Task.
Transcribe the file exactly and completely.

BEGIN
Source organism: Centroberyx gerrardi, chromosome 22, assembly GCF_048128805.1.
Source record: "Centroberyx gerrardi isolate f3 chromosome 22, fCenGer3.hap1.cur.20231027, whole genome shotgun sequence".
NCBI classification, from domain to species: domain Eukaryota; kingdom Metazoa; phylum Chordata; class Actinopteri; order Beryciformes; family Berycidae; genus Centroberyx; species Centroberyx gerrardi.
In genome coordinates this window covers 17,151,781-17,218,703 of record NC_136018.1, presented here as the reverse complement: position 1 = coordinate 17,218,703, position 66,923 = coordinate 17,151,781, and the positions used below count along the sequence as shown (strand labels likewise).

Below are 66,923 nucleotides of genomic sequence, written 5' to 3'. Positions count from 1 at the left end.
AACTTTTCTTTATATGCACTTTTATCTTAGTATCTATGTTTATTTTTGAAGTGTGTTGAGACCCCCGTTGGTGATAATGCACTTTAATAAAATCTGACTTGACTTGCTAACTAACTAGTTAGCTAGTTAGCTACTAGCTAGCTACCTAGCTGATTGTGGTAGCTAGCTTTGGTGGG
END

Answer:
Source organism: Centroberyx gerrardi, chromosome 22, assembly GCF_048128805.1.
Source record: "Centroberyx gerrardi isolate f3 chromosome 22, fCenGer3.hap1.cur.20231027, whole genome shotgun sequence".
NCBI classification, from domain to species: domain Eukaryota; kingdom Metazoa; phylum Chordata; class Actinopteri; order Beryciformes; family Berycidae; genus Centroberyx; species Centroberyx gerrardi.
In genome coordinates this window covers 17,151,781-17,218,703 of record NC_136018.1, presented here as the reverse complement: position 1 = coordinate 17,218,703, position 66,923 = coordinate 17,151,781, and the positions used below count along the sequence as shown (strand labels likewise).

Below are 66,923 nucleotides of genomic sequence, written 5' to 3'. Positions count from 1 at the left end.
AACTTTTCTTTATATGCACTTTTATCTTAGTATCTATGTTTATTTTTGAAGTGTGTTGAGACCCCCGTTGGTGATAATGCACTTTAATAAAATCTGACTTGACTTGCTAACTAACTAGTTAGCTAGTTAGCTACTAGCTAGCTACCTAGCTGATTGTGGTAGCTAGCTTTGGTGGG